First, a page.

Advisors understand the importance and effectiveness of technology and are planning to increase the use of it at their practices in the coming year, according to new research published by Orion.

More than 500 financial advisors participated in an online questionnaire as part of Orion’s second annual “Wealthtech Survey.” Of those who participated, 52% said they plan to invest in more client-facing technology in the coming year. Only 10% said they have all the tech they need.

Even though advisors want to use more of it, they are likely not properly using what they already have, the study suggested, as only about half said they have successfully integrated technology at their firms.

That number is still too low for Brian McLaughlin, president of Orion Advisor Technology, who said the reason is that an advisor’s full understanding of how to properly use tech in their day-to-day operations may not be sufficient.

“You see new technology and you add it into the stack, but you don’t actually apply the discipline to understand how that would fit in with the rest of the tools you use,” he said.

AI is also affecting the industry and financial advisors. About 38% of those surveyed said AI and machine learning will be the most disruptive influences on the wealth management industry. Only 23% said that in last year’s survey.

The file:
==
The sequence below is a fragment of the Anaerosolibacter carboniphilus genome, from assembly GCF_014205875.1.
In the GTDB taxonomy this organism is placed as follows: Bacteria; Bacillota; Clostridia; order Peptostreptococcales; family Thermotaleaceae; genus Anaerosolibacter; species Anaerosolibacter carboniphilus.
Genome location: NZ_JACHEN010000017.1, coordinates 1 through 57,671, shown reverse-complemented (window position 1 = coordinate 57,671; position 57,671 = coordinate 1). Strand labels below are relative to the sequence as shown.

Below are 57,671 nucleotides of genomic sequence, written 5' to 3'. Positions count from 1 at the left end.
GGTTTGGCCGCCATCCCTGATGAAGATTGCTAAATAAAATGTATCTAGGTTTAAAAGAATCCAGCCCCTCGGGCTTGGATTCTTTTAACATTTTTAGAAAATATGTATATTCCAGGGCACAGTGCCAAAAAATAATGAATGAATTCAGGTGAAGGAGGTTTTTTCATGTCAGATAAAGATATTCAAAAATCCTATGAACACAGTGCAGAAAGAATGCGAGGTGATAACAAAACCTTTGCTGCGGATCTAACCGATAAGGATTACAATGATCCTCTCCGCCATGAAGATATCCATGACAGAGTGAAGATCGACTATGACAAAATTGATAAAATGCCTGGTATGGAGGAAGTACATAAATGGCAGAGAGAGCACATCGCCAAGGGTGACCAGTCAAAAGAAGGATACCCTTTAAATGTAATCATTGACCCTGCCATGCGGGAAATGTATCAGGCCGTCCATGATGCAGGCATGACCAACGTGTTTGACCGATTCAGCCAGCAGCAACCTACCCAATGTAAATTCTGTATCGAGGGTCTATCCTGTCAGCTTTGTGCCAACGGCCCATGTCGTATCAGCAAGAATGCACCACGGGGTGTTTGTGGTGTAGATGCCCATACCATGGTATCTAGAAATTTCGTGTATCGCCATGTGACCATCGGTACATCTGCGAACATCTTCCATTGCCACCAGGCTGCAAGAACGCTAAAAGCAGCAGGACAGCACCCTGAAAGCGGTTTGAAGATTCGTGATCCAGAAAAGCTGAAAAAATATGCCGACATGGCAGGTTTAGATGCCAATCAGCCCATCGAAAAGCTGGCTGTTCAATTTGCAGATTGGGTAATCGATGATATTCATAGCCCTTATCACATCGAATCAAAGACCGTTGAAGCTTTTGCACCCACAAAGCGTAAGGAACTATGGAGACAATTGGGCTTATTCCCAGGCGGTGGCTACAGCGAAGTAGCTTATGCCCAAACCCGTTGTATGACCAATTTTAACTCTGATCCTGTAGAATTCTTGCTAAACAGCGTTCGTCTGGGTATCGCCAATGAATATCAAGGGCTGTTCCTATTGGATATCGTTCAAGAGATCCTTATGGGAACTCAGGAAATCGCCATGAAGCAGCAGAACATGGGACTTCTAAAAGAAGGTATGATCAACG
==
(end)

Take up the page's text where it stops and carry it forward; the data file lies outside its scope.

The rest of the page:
Given the impact many see AI having, advisors are becoming less reluctant about incorporating it into their workflows; 30% said they would incorporate it within the next couple of years, which is up significantly from the 18% in last year’s survey, the firm said.

“That’s a pretty big jump for such a bleeding edge technology that has had positive and negative press in general,” McLaughlin said.

Financial advisors are still apprehensive about the role AI will play in their lives and how reliant clients might become on it, even when compared with advisors themselves, McLaughlin explained. However, advisors should embrace the technology and learn to use it to effectively interact with their clients.

“AI is going to mature over the next few years, and as it matures, it will be much better to have a deeper understanding than your peers if you can,” he said. “You can only do that by learning it early.”

Advisors are also looking to increase the time they spend in front of clients. To accomplish that goal, many have turned to outsourcing. Based on the respondents’ answers, they expect to increase their outsourcing expenditures by 4% this year. 

For the past year, the two areas where most advisors used outsourcing were in compliance and regulatory reporting, along with portfolio accounting, each cited by 46% of respondents. Meanwhile, 38% said they outsource their investment management, 36% outsource their trade execution, and 34% outsource their client reporting and communication.